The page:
This is our team acting out the story in the bible when Jesus walks on water. We used a blue table cloth for our special effects.

It was a prayer that we had a team of 5 people. We set out with 4. We gave it to the Lord and let it go. We prayed that 4 would provide enough adults to facilitate the camp. God had something else in store. We got to Haiti and met a young woman from the Netherlands, Amanda, who had traveled to Haiti to see a friend. She came with no mission in mind, but to see a friend. We asked if she might be interested in working with the camp. First day of camp she was a hit. Great with the children, loving heart, and a great spirit. Day after day she came; she was hooked. We prayed for 5. We went with 4. God gave us 5.

MIchelda, our angel.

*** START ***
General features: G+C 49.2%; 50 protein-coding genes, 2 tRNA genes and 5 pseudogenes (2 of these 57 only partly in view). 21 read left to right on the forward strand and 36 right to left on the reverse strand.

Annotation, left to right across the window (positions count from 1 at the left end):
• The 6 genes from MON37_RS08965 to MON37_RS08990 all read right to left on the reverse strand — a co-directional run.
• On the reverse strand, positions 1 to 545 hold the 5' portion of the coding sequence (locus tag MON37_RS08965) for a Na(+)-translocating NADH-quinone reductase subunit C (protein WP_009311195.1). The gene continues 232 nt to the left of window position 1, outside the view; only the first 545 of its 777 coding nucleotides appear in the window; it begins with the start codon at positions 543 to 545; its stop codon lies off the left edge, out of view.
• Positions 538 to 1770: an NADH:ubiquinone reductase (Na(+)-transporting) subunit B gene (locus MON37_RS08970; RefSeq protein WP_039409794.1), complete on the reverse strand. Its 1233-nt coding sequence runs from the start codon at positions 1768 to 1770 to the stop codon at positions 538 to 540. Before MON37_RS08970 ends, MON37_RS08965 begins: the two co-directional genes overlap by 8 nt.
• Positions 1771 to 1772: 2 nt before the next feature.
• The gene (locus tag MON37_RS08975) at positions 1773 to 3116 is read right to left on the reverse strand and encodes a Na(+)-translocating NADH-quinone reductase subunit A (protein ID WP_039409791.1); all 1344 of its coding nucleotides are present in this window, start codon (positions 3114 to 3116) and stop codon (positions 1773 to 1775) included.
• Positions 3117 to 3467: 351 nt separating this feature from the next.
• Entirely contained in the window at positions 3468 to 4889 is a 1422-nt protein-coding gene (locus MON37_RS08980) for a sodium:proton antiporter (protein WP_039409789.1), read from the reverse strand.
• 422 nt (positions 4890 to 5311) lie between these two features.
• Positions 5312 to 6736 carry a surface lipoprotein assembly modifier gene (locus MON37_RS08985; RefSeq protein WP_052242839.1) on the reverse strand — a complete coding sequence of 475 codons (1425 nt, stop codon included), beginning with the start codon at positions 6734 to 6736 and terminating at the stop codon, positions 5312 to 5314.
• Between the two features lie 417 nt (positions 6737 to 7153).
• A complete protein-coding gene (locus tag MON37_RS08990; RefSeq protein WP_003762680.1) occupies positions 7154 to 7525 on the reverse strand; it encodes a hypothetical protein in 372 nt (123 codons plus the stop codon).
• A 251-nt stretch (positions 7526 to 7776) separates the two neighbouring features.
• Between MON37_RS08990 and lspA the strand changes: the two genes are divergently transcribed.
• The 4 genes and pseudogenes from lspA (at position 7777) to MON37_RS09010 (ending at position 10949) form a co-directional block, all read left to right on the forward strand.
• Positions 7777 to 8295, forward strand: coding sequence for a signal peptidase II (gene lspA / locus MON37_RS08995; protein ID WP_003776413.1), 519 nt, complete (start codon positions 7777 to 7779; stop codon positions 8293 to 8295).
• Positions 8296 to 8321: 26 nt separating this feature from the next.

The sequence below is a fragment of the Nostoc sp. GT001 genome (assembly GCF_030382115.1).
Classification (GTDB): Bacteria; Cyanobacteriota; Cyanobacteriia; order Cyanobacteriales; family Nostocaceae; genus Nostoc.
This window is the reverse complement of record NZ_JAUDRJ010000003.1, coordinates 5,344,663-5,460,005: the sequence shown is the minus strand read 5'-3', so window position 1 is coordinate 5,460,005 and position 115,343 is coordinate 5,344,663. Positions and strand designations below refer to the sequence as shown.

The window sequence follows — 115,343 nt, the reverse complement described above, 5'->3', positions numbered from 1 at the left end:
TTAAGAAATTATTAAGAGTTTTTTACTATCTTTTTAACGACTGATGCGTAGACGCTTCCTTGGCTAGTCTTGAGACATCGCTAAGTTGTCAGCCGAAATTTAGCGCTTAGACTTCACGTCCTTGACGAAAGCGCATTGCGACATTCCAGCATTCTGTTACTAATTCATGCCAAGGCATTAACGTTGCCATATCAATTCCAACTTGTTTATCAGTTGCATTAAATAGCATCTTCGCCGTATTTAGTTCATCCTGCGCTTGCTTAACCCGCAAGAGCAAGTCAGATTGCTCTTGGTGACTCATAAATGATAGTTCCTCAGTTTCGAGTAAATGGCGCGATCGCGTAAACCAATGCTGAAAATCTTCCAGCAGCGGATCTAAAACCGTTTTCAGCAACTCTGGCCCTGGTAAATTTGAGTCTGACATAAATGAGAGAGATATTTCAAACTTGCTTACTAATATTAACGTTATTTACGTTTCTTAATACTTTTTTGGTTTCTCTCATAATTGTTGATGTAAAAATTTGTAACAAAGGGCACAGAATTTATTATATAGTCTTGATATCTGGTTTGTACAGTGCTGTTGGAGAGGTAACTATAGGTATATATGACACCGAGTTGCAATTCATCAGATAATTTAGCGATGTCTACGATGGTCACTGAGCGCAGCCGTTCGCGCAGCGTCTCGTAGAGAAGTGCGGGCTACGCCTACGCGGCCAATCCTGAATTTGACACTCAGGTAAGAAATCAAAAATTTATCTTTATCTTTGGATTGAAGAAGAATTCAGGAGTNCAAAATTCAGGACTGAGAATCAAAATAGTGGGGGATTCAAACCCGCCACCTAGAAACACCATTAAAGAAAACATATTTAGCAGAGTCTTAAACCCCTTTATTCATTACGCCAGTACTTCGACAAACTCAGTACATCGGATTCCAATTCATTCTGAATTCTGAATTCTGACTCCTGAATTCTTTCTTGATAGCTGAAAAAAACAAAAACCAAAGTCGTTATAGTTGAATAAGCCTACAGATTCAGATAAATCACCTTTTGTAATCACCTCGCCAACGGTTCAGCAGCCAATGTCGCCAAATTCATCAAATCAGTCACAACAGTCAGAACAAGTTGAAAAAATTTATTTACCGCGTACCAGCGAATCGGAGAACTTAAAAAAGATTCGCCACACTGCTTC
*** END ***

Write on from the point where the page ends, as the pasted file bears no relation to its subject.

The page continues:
Michelda, an angel. The first day we arrived she rounded the corner with a hug. I had never seen this child, but she knew the name of Miss. Leah and hugged me like it had been stored up for weeks. In a little black, velvet dress, worn with holes, bare feet and broken. Daily she came with a smile and a melon. A gift of love. Poor she may be, but she held an indescribable love. Michelda started coming to church with us. She would arrive in her Sunday finest, a blue dress with a hole, a pair of cleats, and braids with beautiful white barrettes. She would insist that she carry my books. As she took my books she would fix the bottom on my shirt and make sure that it was pulled down. She always took care of us. She brought smiles on a rainy day as she jammed to our CD player on the porch. One might worry that a child might walk off with the new found toy, but Michelda just listened, swayed her head to the music, smiled, and giggled when we poked our head out to say hi. God's child. A child broken by poverty. A child with nothing, but somehow gave one of the best gifts I will ever receive, simple LOVE. Michelda, was our little angel that brought smiles to us everyday with her giggle and watchful eye over us. Michelda held the love of Jesus. One day in camp we were rounding up the dirty plates from the food program and I overheard children laughing at Michelda. I found Michelda with her head down and an old plastic bag filled with food that she had put aside to bring home to her sister. Children mocked her because of how poor she was and the fact that she was bringing leftovers to her sister. I tried to restore her confidence by sharing a smile and holding her hand, but knowing well that her heart had been hurt. The following day I watched in amazement as Michelda got up and passed out cups of water to the children that had been mocking her the previous day. Amazing love how sweet the sound.